EOS Predictions of Compressibility and Phase Behavior in Systems Containing Phase Behavior in Systems Containing Water, Hydrocarbons, and CO2
Two cubic equations of state (EOS) have been adopted to compute multicomponent two-phase compressibility, CO2/water and hydrocarbon/water phase behavior, and gas- and liquid-phase densities. The equations used in phase behavior, and gas- and liquid-phase densities. The equations used in this paper are the Schmidt-Wenzel (SW) EOS and the Peng-Robinson (PR) EOS, While these cubic equations have the same form, the SW is reported to be more accurate for predicting hydrocarbon gas- and liquid-phase densities. Density predictions are compared with experimental data to confirm the superiority of the SW EOS. The use of EOS to predict equilibrium phase compositions of water/hydrocarbon and water/CO2 systems is discussed. For the water/hydrocarbon systems, the aqueous-phase interaction coefficient between water and the dissolved component shows a strong temperature dependency, while in the gas phases, a constant value of interaction coefficient is adequate. In the case of the CO2/water systems, the interaction coefficients for both the aqueous and gas phases show temperature dependency.A scheme to compute the two-phase compressibility of multicomponent reservoir fluid systems is also introduced. Our results show the expected sharp change in the compressibility during phase change. Such computations are required in some reservoir simulators.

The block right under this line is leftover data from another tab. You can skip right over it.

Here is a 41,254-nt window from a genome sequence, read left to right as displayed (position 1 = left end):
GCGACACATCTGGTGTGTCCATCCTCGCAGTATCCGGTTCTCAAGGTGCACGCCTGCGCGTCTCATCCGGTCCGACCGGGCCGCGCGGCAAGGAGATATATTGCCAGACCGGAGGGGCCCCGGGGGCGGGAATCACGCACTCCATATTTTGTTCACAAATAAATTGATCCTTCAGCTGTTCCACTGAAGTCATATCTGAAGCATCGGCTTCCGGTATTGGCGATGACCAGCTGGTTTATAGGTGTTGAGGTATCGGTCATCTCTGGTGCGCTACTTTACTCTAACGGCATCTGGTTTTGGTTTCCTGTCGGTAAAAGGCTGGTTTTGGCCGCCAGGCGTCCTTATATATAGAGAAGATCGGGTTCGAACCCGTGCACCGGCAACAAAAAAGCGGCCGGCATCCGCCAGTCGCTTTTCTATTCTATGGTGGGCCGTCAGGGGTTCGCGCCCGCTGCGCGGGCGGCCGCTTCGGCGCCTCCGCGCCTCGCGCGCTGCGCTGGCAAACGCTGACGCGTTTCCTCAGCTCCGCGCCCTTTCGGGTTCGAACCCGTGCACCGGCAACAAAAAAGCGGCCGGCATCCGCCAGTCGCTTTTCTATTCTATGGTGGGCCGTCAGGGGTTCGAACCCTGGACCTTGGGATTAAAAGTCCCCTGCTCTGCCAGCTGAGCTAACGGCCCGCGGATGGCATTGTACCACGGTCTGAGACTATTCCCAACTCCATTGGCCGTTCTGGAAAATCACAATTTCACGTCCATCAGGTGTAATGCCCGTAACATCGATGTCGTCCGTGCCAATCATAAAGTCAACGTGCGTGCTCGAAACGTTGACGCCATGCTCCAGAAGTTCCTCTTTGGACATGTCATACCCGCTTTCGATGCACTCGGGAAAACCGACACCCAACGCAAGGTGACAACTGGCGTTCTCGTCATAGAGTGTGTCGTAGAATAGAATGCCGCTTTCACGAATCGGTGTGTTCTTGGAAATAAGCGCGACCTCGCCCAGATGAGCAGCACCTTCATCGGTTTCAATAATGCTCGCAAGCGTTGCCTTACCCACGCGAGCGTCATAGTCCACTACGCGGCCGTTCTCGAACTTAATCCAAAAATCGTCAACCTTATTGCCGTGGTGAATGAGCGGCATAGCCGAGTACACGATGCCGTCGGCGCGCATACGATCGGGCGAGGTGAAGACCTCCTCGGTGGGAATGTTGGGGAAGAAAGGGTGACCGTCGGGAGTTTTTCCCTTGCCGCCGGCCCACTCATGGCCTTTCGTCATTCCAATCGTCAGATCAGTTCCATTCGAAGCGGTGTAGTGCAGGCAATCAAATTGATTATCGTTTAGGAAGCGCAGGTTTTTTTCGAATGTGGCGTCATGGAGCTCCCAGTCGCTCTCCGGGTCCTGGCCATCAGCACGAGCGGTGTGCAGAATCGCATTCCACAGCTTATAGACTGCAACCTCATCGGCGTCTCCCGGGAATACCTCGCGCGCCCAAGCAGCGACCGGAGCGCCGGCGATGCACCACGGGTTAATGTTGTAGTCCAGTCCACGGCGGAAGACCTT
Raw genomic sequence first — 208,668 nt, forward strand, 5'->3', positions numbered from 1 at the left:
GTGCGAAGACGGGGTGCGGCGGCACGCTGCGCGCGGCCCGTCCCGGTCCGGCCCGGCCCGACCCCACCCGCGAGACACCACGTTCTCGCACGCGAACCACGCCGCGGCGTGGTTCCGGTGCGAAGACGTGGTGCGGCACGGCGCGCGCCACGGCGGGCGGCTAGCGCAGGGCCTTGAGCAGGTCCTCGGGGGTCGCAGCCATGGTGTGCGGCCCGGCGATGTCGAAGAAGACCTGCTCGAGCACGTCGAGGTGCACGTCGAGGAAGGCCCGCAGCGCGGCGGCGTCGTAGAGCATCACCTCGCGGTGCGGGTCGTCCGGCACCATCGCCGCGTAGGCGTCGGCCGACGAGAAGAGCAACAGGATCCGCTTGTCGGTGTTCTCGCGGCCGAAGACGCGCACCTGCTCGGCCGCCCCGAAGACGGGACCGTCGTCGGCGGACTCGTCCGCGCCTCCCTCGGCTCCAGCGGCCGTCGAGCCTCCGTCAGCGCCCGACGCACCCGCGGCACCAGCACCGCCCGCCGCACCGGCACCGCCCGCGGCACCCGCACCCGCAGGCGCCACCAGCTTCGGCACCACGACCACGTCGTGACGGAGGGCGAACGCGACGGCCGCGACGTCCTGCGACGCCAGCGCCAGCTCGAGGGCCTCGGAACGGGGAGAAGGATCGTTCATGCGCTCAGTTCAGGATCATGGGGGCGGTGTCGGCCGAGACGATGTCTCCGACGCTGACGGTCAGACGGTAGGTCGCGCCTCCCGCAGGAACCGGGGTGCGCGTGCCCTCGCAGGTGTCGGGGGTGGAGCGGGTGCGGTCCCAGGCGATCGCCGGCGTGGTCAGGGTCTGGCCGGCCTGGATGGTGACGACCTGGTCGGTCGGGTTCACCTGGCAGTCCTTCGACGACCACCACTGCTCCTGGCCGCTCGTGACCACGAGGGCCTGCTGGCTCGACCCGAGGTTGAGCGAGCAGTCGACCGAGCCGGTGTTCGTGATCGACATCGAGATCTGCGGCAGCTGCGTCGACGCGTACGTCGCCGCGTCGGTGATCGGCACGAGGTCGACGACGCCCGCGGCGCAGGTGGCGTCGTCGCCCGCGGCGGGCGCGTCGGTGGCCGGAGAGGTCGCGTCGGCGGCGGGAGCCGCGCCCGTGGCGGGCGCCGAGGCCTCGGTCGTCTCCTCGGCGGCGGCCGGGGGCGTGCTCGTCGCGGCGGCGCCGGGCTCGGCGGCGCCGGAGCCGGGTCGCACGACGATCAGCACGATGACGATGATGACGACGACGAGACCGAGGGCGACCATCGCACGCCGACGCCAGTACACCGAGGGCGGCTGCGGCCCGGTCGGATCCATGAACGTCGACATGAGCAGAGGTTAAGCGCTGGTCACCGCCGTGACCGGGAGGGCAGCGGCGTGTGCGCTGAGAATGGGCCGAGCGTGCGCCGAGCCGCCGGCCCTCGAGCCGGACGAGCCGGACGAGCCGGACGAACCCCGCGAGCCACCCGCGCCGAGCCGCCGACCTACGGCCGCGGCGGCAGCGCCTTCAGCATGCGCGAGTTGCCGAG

Much progress has been made in predicting the phase behavior of reservoir fluid systems since cubic EOS were first used. In the earliest two papers published on the subject, the emphasis was on phase equilibrium ratios (K values) of hydrocarbons, nitrogen, and CO2 components of crude systems. Later it was recognized that while the phase-density predictions by the PR EOS were superior to those by the Soave-Redlich-Kwong equation (SRK EOS), further improvements were needed. In the area of waterphase behavior with hydrocarbons and nonhydrocarbons, the conventional use of cubic EOS showed large deviations between measured and computed solubility of hydrocarbons and CO2 in water. Several investigators have proposed procedures to improve both the density and the water/hydrocarbon and water/CO2 phase-behavior predictions by the PR and SRK equations. phase-behavior predictions by the PR and SRK equations. Peneloux et al. introduced a third parameter (in addition to the a and b parameters) to the SRK EOS to improve phase-density predictions. The third parameter, however, does not influence K-value predictions. The third parameter, however, does not influence K-value predictions. Peneloux et al. showed that the additional parameter predictions. Peneloux et al. showed that the additional parameter improves volumetric prediction of single-component liquids, liquid and gas phases of binary systems, and pipeline condensates. Later Jhaveri and Youngren applied the same method to the PR EOS. They demonstrated that the third parameter enhances the volumetric predictions of crude oil and gas-condensate systems. Some predictions of crude oil and gas-condensate systems. Some investigators have proposed the use of cubic equations other than the commonly used PR and SRK equations. Still another group has suggested more complicated mixing rules for the a and b parameters of the PR and SRK equations. For example, Lawal et al. parameters of the PR and SRK equations. For example, Lawal et al. presented results of density predictions made with a four-parameter presented results of density predictions made with a four-parameter EOS. With this EOS, these authors reported an average absolute deviation of 6% between the computed and measured densities of 140 reservoir fluid systems. Schmidt and Wenzel proposed a three-parameter cubic EOS (the SW EOS), which yields a component-dependent critical compressibility factor. This EOS has the same data requirements as the PR and SRK equations: the critical temperatures and pressures and the acentric factors of all components. Schmidt and Wenzel demonstrated that their EOS predicted the density of pure components more accurately than either the PR or SRK equations. Clancy et al. have shown that the SW EOS prediction of natural gas density is in excellent agreement with prediction of natural gas density is in excellent agreement with experimental data. Recently, cubic EOS have also been used to predict the phase behavior of water/hydrocarbon and water/CO2 systems. Li et al. have shown that aqueous-phase-behavior predictions made with standard cubic EOS deviate substantially from measured data. They showed that the computed component solubilities in the aqueous phase could be an order of magnitude lower than the corresponding phase could be an order of magnitude lower than the corresponding experimental values. These authors used a fixed hydrocarbon/water interaction coefficient to make their predictions. Robinson et al. made two modifications to the PR EOS to improve phase-behavior predictions for systems containing water. One modification was to predictions for systems containing water. One modification was to calculate (see Eq. A-7) for the water component with a different equation than is normally used for the PR EOS. This in turn changes the a parameter in the EOS. The other change was to use temperature-dependent interaction coefficients for the aqueous-phase components. These modifications resulted in drastic improvements in the phase behavior of water/methanol and water/methane systems examined by Robinson et al. In a recent paper, Enick et al. discussed making substantial modifications to both pure-component and mixture a and b parameters of the PR EOS. One of the changes involved the use of different values for interaction coefficients and for various binary pairs. Another change was to introduce two new variables in the conventional definition of the a and b parameters for pure components, which were suggested to be parameters for pure components, which were suggested to be temperature-dependent for water. The purpose of these changes was to improve predictions of water/hydrocarbon and water/CO2 phase behavior and phase densities. Enick et al. did not, however, compare predicted and measured CO2/water and hydrocarbon/water phase predicted and measured CO2/water and hydrocarbon/water phase behavior in their paper. In this paper, we examine the use of cubic EOS, and in particular the SW EOS, to predict reservoir fluid densities and the phase behavior of water/CO2 and water/hydrocarbon systems. In addition, we introduce a scheme for predicting multi-component two-phase compressibility with cubic EOS. These compressibilities arise naturally in some reservoir models and well-test 15 equations.